What I am suggesting, then, is that the alumni strategists are banking on, even playing on, the school’s artistry in creating a fabrication, a stage set, and a play upon that stage that will make you want to pay to be an audience-participant again. I have always felt that those most involved in alumni activities must be the ones who have, at  some time, then or now, been unhappy with home life and found a rah-rah surrogate within the university confines. I, thankfully, have not had such sadness or need, and, ergo, no required substitute. Life has to be built on what you have now, merely referring to what you had then. To see those college years as the best years, to see the university setting as the memorable place, is a sort of pathetic misguidedness, a clinging, trying to grab a handful of mist.

But the stuff must work. Alumni give oodles of bucks to their alma maters. Interestingly, the biggest contributors do so with a sense of literal placeness: they want their names on buildings. The art of the creation of placeness results in the architecture of place, which can be molded into the purposeful molding of placeness, which in turn … and so on, ad and dollars infinitum.

If, indeed, I am correct in postulating that the alumni imperative is to create placeness in order to create endowments, then the greatest fear of higher education must not be Scrooge-y people like me but, rather, the corner that they are painting themselves in through Internet and distance learning. As the upkeep of physical plants, as well as the pay and benefits of professors and administrators, eat up too much of the profits and take a bite out of the savings, universities necessarily are expanding into the cheaper, less overhead-burdened and relatively more lucrative online world; there are even institutions of learning that exist solely in the ether. And the p.r. and marketing brain trusts can work themselves into a frenzy creating friendly websites and colorful and canny brochures designed to to convince perspective students that these placeless places are a “campus,” but they are not. And, so, if what is transpiring is more what I felt and feel – an education-for-dollars transaction – and if there is no placeness in the mix to trigger some sort of home-like feeling, then the alumni-giving machine is screwed. What feeling of gratitude does one have – and, especially, one that translates into future alumni-giving dollars – to an online learning experience? You might just as well send a few bucks to Apple, thanking them for the MacBook, or to Firefox for the nifty browser, or to Herman Miller for the ergonomic desk chair. (But, of course, you wouldn’t do that – what you might do is buy another one of those items … as I might go back to the school I attended, if they offered what I wanted, and were good or the best at it.) And how will all this impact the future of universities and, in this peak-oil world of ours the future of campuses?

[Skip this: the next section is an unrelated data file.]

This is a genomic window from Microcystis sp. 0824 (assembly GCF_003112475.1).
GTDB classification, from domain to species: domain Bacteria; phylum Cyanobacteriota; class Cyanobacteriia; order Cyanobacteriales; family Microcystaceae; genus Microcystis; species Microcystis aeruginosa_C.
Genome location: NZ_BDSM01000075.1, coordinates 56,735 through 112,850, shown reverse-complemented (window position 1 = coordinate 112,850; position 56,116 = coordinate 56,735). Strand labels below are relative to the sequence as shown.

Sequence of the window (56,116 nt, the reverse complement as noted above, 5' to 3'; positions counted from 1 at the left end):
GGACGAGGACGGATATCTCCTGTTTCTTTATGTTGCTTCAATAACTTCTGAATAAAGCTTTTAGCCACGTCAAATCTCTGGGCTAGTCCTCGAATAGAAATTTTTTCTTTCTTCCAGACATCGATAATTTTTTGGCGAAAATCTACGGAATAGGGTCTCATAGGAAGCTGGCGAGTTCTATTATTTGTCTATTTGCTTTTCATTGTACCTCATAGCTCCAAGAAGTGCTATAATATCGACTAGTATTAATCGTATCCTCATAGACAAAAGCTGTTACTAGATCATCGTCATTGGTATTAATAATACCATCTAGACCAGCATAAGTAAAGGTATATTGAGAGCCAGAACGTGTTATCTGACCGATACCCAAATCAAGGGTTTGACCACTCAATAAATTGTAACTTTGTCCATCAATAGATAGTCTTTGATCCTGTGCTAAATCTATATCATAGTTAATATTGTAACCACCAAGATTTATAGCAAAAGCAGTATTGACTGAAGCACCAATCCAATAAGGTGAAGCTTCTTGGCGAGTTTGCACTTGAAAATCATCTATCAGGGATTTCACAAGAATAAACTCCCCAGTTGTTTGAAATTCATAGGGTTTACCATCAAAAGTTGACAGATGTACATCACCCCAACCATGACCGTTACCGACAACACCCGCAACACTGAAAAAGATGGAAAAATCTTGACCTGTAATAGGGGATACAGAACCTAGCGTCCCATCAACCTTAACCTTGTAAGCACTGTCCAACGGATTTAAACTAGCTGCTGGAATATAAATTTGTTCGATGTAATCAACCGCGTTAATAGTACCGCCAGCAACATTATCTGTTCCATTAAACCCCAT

I am an alum. That fact comes up in conversation only when I discover that the person I am talking to also is an alum of the same school. It is a point of coincidence and information – it is not a point of communion. That we went to the same place, but in different years and for different pursuits, makes us nothing more than strangers with one shared line on our resumes. And no reason at all to contribute to the Founders Fund, no matter how tax-deductible it may be.

Truth be told, I like getting the alumni magazine. But I like getting the L.L. Bean catalog just as much. And, somehow, though I have never stepped foot into the actual Bean world, they have been able to create more of a placeness in their mailings than the alumni magazines have. These days, I feel closer to Bean than I do to my decades-ago location of learning. But I feel no need to pay them any more than my shopping cart holds.